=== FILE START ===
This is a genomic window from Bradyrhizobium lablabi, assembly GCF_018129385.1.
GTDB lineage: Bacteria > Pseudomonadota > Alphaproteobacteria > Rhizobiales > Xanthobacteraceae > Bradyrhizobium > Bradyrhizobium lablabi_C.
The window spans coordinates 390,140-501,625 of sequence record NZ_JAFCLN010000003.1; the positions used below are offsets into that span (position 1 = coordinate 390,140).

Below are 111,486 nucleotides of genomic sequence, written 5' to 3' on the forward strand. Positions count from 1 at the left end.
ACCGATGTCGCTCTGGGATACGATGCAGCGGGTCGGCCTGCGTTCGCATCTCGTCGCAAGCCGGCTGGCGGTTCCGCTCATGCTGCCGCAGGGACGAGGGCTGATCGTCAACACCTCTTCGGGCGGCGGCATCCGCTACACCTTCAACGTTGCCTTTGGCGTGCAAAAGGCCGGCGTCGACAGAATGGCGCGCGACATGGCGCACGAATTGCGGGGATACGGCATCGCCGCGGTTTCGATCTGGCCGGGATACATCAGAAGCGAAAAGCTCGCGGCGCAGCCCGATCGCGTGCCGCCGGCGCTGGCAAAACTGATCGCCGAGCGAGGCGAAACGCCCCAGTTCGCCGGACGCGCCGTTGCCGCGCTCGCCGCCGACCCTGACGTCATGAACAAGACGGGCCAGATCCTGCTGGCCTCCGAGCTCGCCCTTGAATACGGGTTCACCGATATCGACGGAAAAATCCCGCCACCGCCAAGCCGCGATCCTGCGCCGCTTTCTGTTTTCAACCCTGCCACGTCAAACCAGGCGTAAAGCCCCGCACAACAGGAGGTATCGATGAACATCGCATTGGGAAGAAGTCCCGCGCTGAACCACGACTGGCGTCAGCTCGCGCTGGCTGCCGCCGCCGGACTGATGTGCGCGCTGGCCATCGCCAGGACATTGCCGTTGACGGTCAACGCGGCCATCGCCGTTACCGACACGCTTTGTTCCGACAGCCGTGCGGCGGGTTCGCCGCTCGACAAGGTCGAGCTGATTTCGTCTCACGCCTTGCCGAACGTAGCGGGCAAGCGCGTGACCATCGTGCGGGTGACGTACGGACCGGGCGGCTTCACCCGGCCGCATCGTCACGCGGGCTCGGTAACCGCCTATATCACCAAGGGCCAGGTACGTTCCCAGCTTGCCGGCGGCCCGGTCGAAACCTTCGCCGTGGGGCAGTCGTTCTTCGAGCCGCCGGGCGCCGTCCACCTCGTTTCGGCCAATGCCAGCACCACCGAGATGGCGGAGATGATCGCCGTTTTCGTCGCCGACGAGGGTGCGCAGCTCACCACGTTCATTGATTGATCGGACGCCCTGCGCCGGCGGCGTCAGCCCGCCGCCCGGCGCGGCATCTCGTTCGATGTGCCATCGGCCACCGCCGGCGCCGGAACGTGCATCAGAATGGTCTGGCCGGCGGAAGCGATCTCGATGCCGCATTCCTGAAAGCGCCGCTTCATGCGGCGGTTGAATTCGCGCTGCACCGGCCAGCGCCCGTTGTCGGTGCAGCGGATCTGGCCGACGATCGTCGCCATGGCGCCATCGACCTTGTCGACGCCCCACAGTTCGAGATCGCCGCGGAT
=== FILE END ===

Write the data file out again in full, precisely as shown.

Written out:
This is a genomic window from Bradyrhizobium lablabi, assembly GCF_018129385.1.
GTDB lineage: Bacteria > Pseudomonadota > Alphaproteobacteria > Rhizobiales > Xanthobacteraceae > Bradyrhizobium > Bradyrhizobium lablabi_C.
The window spans coordinates 390,140-501,625 of sequence record NZ_JAFCLN010000003.1; the positions used below are offsets into that span (position 1 = coordinate 390,140).

Below are 111,486 nucleotides of genomic sequence, written 5' to 3' on the forward strand. Positions count from 1 at the left end.
ACCGATGTCGCTCTGGGATACGATGCAGCGGGTCGGCCTGCGTTCGCATCTCGTCGCAAGCCGGCTGGCGGTTCCGCTCATGCTGCCGCAGGGACGAGGGCTGATCGTCAACACCTCTTCGGGCGGCGGCATCCGCTACACCTTCAACGTTGCCTTTGGCGTGCAAAAGGCCGGCGTCGACAGAATGGCGCGCGACATGGCGCACGAATTGCGGGGATACGGCATCGCCGCGGTTTCGATCTGGCCGGGATACATCAGAAGCGAAAAGCTCGCGGCGCAGCCCGATCGCGTGCCGCCGGCGCTGGCAAAACTGATCGCCGAGCGAGGCGAAACGCCCCAGTTCGCCGGACGCGCCGTTGCCGCGCTCGCCGCCGACCCTGACGTCATGAACAAGACGGGCCAGATCCTGCTGGCCTCCGAGCTCGCCCTTGAATACGGGTTCACCGATATCGACGGAAAAATCCCGCCACCGCCAAGCCGCGATCCTGCGCCGCTTTCTGTTTTCAACCCTGCCACGTCAAACCAGGCGTAAAGCCCCGCACAACAGGAGGTATCGATGAACATCGCATTGGGAAGAAGTCCCGCGCTGAACCACGACTGGCGTCAGCTCGCGCTGGCTGCCGCCGCCGGACTGATGTGCGCGCTGGCCATCGCCAGGACATTGCCGTTGACGGTCAACGCGGCCATCGCCGTTACCGACACGCTTTGTTCCGACAGCCGTGCGGCGGGTTCGCCGCTCGACAAGGTCGAGCTGATTTCGTCTCACGCCTTGCCGAACGTAGCGGGCAAGCGCGTGACCATCGTGCGGGTGACGTACGGACCGGGCGGCTTCACCCGGCCGCATCGTCACGCGGGCTCGGTAACCGCCTATATCACCAAGGGCCAGGTACGTTCCCAGCTTGCCGGCGGCCCGGTCGAAACCTTCGCCGTGGGGCAGTCGTTCTTCGAGCCGCCGGGCGCCGTCCACCTCGTTTCGGCCAATGCCAGCACCACCGAGATGGCGGAGATGATCGCCGTTTTCGTCGCCGACGAGGGTGCGCAGCTCACCACGTTCATTGATTGATCGGACGCCCTGCGCCGGCGGCGTCAGCCCGCCGCCCGGCGCGGCATCTCGTTCGATGTGCCATCGGCCACCGCCGGCGCCGGAACGTGCATCAGAATGGTCTGGCCGGCGGAAGCGATCTCGATGCCGCATTCCTGAAAGCGCCGCTTCATGCGGCGGTTGAATTCGCGCTGCACCGGCCAGCGCCCGTTGTCGGTGCAGCGGATCTGGCCGACGATCGTCGCCATGGCGCCATCGACCTTGTCGACGCCCCACAGTTCGAGATCGCCGCGGAT